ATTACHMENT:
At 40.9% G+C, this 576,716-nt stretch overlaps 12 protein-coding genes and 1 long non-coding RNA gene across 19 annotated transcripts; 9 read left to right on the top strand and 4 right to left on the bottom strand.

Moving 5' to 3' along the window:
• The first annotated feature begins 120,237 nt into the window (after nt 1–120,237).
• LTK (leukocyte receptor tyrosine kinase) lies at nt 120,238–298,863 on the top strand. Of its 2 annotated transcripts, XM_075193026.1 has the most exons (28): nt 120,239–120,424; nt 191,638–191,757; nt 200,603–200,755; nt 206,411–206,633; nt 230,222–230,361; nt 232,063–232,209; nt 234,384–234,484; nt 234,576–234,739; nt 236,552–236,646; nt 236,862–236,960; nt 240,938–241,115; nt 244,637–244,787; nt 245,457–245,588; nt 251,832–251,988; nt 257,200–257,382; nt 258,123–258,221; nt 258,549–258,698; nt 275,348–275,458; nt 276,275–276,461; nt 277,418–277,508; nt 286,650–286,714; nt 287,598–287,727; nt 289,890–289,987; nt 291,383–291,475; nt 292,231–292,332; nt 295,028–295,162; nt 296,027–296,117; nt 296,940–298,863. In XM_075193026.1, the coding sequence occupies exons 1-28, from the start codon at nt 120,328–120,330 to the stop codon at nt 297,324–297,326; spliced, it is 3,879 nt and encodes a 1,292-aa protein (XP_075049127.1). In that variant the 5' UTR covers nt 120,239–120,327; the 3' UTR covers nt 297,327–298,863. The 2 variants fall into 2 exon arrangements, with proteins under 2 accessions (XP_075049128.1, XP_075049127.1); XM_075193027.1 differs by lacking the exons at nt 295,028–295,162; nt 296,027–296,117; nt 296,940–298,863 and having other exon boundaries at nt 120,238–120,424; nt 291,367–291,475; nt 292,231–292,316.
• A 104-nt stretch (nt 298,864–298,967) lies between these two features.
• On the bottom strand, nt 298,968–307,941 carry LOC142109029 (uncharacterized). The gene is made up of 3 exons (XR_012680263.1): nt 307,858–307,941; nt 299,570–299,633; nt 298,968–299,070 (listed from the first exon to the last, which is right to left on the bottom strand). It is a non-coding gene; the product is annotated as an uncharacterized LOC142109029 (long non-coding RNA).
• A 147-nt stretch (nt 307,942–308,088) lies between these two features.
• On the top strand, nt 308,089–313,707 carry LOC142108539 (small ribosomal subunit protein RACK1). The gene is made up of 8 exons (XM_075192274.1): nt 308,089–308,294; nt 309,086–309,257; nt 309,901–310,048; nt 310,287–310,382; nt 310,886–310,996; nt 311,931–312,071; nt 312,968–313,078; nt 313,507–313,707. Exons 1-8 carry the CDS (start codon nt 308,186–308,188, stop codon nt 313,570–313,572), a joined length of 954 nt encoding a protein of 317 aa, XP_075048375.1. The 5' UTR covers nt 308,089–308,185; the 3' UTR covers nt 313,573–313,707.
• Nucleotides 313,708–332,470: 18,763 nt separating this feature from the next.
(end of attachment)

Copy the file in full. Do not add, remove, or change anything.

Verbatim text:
At 40.9% G+C, this 576,716-nt stretch overlaps 12 protein-coding genes and 1 long non-coding RNA gene across 19 annotated transcripts; 9 read left to right on the top strand and 4 right to left on the bottom strand.

Moving 5' to 3' along the window:
• The first annotated feature begins 120,237 nt into the window (after nt 1–120,237).
• LTK (leukocyte receptor tyrosine kinase) lies at nt 120,238–298,863 on the top strand. Of its 2 annotated transcripts, XM_075193026.1 has the most exons (28): nt 120,239–120,424; nt 191,638–191,757; nt 200,603–200,755; nt 206,411–206,633; nt 230,222–230,361; nt 232,063–232,209; nt 234,384–234,484; nt 234,576–234,739; nt 236,552–236,646; nt 236,862–236,960; nt 240,938–241,115; nt 244,637–244,787; nt 245,457–245,588; nt 251,832–251,988; nt 257,200–257,382; nt 258,123–258,221; nt 258,549–258,698; nt 275,348–275,458; nt 276,275–276,461; nt 277,418–277,508; nt 286,650–286,714; nt 287,598–287,727; nt 289,890–289,987; nt 291,383–291,475; nt 292,231–292,332; nt 295,028–295,162; nt 296,027–296,117; nt 296,940–298,863. In XM_075193026.1, the coding sequence occupies exons 1-28, from the start codon at nt 120,328–120,330 to the stop codon at nt 297,324–297,326; spliced, it is 3,879 nt and encodes a 1,292-aa protein (XP_075049127.1). In that variant the 5' UTR covers nt 120,239–120,327; the 3' UTR covers nt 297,327–298,863. The 2 variants fall into 2 exon arrangements, with proteins under 2 accessions (XP_075049128.1, XP_075049127.1); XM_075193027.1 differs by lacking the exons at nt 295,028–295,162; nt 296,027–296,117; nt 296,940–298,863 and having other exon boundaries at nt 120,238–120,424; nt 291,367–291,475; nt 292,231–292,316.
• A 104-nt stretch (nt 298,864–298,967) lies between these two features.
• On the bottom strand, nt 298,968–307,941 carry LOC142109029 (uncharacterized). The gene is made up of 3 exons (XR_012680263.1): nt 307,858–307,941; nt 299,570–299,633; nt 298,968–299,070 (listed from the first exon to the last, which is right to left on the bottom strand). It is a non-coding gene; the product is annotated as an uncharacterized LOC142109029 (long non-coding RNA).
• A 147-nt stretch (nt 307,942–308,088) lies between these two features.
• On the top strand, nt 308,089–313,707 carry LOC142108539 (small ribosomal subunit protein RACK1). The gene is made up of 8 exons (XM_075192274.1): nt 308,089–308,294; nt 309,086–309,257; nt 309,901–310,048; nt 310,287–310,382; nt 310,886–310,996; nt 311,931–312,071; nt 312,968–313,078; nt 313,507–313,707. Exons 1-8 carry the CDS (start codon nt 308,186–308,188, stop codon nt 313,570–313,572), a joined length of 954 nt encoding a protein of 317 aa, XP_075048375.1. The 5' UTR covers nt 308,089–308,185; the 3' UTR covers nt 313,573–313,707.
• Nucleotides 313,708–332,470: 18,763 nt separating this feature from the next.